Keel tried to have the signature petitions of both Judge Holcomb and Dallas District Judge Robert Francis invalidated because of errors. Had he succeeded, Keel would have been the only Republican candidate for the Place 8 judgeship and a prohibitive favorite in the general election. Instead the Texas Supreme Court allowed Holcomb and Francis, the third-place finisher in the primary, more time to correct the errors in their petitions.
Keel's former House seat went Democratic in 2006, with the victory of Valinda Bolton over Republican Bill Welch, 50.24 to 45.53%, respectively.
Craddick chose Keel as an Interim Parliamentarian on May 25, 2007, when Denise Davis and her deputy, Chris Griesel, resigned because Craddick deflected questions from insurgent House members who sought to remove him as Speaker. Craddick refused to allow House members to make a motion to "vacate the chair" on the theory that he has the power to quash such a request. He also declined to allow an appeal of his decision.
Craddick said that he chose Keel because of the former lawmaker's decade of legislative experience, his legal expertise, and his knowledge of House rules. The parliamentarian is charged with guiding the Speaker through the daily activities during House floor sessions. He also advises him on House rules and key provisions in the existing Texas Constitution of 1876.
In his four-year term as Travis County sheriff, Keel supervised a staff of some 1,200 corrections and law enforcement personnel. He managed inmate populations exceeding 2,500 during a time of severe jail overcrowding. He authorized a program to house jail prisoners in tents. He ordered the construction of corrections facilities using inmate labor, and he expanded agriculture, labor, and education programs. He established a professional victim services program. He also launched joint law-enforcement operations between the Travis County Sheriff's Department and Austin Municipal Police.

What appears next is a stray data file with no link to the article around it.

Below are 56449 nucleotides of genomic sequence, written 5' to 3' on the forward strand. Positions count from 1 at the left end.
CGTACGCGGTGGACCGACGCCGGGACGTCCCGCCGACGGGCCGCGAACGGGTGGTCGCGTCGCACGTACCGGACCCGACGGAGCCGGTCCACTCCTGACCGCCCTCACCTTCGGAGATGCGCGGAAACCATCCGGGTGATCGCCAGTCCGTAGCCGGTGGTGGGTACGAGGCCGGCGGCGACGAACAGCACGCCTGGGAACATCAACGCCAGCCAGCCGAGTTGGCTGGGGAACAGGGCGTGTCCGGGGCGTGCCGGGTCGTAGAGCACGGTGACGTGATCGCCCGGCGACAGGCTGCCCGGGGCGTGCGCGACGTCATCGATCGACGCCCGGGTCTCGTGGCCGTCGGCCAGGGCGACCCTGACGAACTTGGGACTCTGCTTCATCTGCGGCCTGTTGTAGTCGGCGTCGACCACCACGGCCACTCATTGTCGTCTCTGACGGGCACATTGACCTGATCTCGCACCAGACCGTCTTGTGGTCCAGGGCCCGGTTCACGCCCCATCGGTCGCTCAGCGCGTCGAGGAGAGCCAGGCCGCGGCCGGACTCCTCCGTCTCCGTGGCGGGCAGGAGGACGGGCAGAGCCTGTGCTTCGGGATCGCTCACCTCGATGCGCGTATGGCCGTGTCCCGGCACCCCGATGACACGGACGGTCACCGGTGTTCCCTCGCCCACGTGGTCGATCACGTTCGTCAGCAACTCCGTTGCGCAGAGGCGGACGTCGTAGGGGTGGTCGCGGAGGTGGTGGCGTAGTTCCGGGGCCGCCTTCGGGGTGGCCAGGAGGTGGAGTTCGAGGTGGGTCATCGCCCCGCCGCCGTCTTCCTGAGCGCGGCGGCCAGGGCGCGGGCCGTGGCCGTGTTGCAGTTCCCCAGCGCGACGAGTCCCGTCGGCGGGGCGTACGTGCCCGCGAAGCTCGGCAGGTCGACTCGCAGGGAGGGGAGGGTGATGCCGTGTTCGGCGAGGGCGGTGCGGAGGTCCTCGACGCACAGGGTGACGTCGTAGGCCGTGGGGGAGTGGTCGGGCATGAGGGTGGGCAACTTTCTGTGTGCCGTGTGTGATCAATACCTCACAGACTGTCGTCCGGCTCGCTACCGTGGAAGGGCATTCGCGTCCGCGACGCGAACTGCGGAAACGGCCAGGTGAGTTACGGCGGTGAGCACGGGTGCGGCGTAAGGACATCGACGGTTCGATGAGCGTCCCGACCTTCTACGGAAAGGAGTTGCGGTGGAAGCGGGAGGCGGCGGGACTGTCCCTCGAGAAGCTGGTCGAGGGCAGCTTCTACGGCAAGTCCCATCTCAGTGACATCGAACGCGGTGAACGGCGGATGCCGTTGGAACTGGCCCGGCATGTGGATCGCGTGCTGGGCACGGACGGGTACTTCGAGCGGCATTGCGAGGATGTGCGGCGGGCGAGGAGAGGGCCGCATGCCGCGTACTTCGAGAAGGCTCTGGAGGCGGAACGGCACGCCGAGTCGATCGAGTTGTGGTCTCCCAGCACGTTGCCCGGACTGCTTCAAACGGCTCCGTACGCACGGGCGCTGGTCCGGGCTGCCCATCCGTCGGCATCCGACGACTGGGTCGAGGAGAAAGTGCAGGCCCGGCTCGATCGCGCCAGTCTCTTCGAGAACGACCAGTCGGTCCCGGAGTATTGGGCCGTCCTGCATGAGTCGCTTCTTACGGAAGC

Keel was the first and thus far only Republican to have been elected sheriff of traditionally Democratic Travis County. He was succeeded by the Democrat Margo L. Frasier, the first woman and the first lesbian to have yet served as sheriff in the history of Travis County.
Prior to his tenure as sheriff, Keel was lead prosecutor in more than fifty contested felony jury trials in his role as a Travis County assistant district attorney from July 23, 1984 to November 1992 and was considered one of the office's most tenacious prosecutors. He was chief prosecutor over these areas: Major Crimes, Narcotics, Organized Crime, District Court, Child Abuse, and Juvenile Prosecution. From 1987 to 1991, he was assigned to the Austin Police Department Repeat Offender Program. This program, which targets career criminals for apprehension and prosecution, was one of the first such efforts in the United States. He was the lead prosecutor in numerous cases of capital murder, homicide, sexual assault, and attempted capital murder.
From 1983 to 1984, Keel was an assistant to the district attorney of Brazos County (Bryan-College Station). From 1999-2000, he was a special prosecutor for the district attorney of Hays County near Austin.
The Commission, appointed by the Governor, Lieutenant Governor and Speaker of the House, selected Mr. Keel to lead the state agency charged with responsibility for planning, providing and managing all aspects of facilities supporting the needs for over 55,000 state employees in Austin and in over 290 cities in Texas. The agency’s duties include space planning; assigning office space to departments of state government; facilities master planning; real estate acquisition; architecture, engineering, design, construction & project management; lease procurement; facilities maintenance & operations; and state & federal surplus property administration. Mr. Keel served in this position from December 31, 2009 to January 9, 2015.
Keel has written articles in the Texas Bar Journal about the legal codes, including (1) Criminal Law Changes to the Penal Code and Code of Criminal Procedure" (September 2003), "Changes to the Penal Code and Code of Criminal Procedure by the 77th Legislature" (September 2001), and "Criminal Law Update--76th Legislative Session" (September 1999).